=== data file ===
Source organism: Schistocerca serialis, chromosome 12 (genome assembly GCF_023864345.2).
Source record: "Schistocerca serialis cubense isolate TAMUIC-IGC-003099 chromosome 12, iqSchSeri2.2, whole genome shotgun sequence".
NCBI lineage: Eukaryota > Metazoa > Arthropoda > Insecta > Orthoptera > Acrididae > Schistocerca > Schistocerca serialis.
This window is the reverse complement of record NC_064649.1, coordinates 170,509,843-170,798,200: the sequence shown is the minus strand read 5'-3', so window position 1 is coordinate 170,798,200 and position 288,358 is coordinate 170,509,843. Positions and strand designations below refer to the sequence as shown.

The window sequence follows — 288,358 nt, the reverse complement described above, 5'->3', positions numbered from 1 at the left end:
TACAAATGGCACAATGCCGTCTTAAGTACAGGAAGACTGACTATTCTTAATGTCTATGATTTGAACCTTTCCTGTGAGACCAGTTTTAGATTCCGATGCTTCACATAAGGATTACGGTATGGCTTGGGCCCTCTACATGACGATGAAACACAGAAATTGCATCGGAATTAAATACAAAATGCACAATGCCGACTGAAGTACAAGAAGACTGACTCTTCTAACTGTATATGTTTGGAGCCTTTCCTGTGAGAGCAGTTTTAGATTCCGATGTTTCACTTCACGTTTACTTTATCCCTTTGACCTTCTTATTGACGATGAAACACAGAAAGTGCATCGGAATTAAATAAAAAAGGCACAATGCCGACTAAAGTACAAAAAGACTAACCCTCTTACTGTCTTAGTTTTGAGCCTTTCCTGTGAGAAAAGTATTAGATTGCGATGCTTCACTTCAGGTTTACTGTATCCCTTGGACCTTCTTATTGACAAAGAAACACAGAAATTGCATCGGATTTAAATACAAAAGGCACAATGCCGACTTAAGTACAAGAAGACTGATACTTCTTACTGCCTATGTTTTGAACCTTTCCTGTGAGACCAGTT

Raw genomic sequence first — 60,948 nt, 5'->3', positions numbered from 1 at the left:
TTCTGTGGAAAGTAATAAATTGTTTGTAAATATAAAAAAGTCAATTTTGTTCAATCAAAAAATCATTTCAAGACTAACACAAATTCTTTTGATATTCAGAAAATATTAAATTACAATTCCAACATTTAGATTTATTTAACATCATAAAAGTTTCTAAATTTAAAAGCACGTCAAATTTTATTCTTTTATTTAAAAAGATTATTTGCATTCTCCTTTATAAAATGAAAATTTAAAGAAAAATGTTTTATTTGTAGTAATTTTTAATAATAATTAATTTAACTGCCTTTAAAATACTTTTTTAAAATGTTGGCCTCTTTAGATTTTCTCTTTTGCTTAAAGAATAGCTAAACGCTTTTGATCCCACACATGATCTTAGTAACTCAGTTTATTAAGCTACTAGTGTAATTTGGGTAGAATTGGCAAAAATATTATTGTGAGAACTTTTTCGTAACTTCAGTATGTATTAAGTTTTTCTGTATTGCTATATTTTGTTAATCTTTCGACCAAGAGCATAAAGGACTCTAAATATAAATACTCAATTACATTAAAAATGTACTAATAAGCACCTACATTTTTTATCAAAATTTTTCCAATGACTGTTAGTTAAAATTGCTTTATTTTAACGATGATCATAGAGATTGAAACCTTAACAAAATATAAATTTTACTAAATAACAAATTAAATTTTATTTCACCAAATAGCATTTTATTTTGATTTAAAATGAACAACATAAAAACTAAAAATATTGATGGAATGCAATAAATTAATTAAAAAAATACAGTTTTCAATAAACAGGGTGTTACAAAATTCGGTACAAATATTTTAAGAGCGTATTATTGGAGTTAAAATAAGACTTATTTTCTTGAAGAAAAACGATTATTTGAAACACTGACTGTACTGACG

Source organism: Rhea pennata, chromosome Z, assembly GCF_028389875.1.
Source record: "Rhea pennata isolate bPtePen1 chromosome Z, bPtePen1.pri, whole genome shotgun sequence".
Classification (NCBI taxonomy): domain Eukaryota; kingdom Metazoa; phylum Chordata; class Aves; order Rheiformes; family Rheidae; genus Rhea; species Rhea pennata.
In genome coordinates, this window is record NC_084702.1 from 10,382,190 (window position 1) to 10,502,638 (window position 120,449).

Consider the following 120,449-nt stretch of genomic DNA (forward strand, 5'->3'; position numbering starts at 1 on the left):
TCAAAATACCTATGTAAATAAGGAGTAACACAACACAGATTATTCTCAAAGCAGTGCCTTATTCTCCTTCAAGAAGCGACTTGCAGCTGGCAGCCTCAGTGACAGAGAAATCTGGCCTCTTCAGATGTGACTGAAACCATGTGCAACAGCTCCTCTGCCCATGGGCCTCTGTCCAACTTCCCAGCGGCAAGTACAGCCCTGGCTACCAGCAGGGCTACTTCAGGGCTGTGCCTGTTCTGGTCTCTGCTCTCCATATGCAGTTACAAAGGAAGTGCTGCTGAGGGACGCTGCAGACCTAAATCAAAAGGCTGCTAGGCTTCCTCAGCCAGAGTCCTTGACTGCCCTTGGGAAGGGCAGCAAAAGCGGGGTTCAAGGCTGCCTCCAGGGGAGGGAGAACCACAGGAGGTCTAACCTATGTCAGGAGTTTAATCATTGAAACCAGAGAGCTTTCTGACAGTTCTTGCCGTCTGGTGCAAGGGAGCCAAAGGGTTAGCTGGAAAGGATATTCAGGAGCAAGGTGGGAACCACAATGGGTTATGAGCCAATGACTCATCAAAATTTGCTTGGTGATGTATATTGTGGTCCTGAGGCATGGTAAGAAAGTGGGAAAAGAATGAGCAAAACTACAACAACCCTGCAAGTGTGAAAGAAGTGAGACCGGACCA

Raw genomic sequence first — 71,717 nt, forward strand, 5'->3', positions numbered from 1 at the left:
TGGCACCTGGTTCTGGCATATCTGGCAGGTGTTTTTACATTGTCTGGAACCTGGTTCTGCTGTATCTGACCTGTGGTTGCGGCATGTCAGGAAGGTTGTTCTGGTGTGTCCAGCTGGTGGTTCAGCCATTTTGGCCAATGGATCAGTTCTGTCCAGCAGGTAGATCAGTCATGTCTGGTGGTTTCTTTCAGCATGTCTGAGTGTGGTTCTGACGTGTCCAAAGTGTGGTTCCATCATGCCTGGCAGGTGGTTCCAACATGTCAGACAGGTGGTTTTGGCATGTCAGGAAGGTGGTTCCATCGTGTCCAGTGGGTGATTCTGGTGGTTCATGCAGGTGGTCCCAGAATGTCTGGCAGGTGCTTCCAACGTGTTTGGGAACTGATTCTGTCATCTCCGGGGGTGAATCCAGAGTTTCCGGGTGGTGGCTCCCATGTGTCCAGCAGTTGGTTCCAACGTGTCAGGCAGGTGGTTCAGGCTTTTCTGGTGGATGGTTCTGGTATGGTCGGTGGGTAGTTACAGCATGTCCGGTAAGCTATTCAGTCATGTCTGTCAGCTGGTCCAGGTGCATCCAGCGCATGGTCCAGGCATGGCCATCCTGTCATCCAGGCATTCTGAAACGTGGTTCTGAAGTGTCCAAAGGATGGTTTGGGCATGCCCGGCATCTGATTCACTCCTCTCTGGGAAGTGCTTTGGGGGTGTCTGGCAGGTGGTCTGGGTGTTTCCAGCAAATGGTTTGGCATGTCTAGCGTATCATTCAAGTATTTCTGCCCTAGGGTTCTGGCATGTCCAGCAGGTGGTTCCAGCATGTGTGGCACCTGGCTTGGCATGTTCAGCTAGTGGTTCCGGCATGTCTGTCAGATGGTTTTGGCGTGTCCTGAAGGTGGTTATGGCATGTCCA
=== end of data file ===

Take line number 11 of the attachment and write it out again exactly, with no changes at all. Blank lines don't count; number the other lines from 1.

Classification (NCBI taxonomy): domain Eukaryota; kingdom Metazoa; phylum Chordata; class Aves; order Rheiformes; family Rheidae; genus Rhea; species Rhea pennata.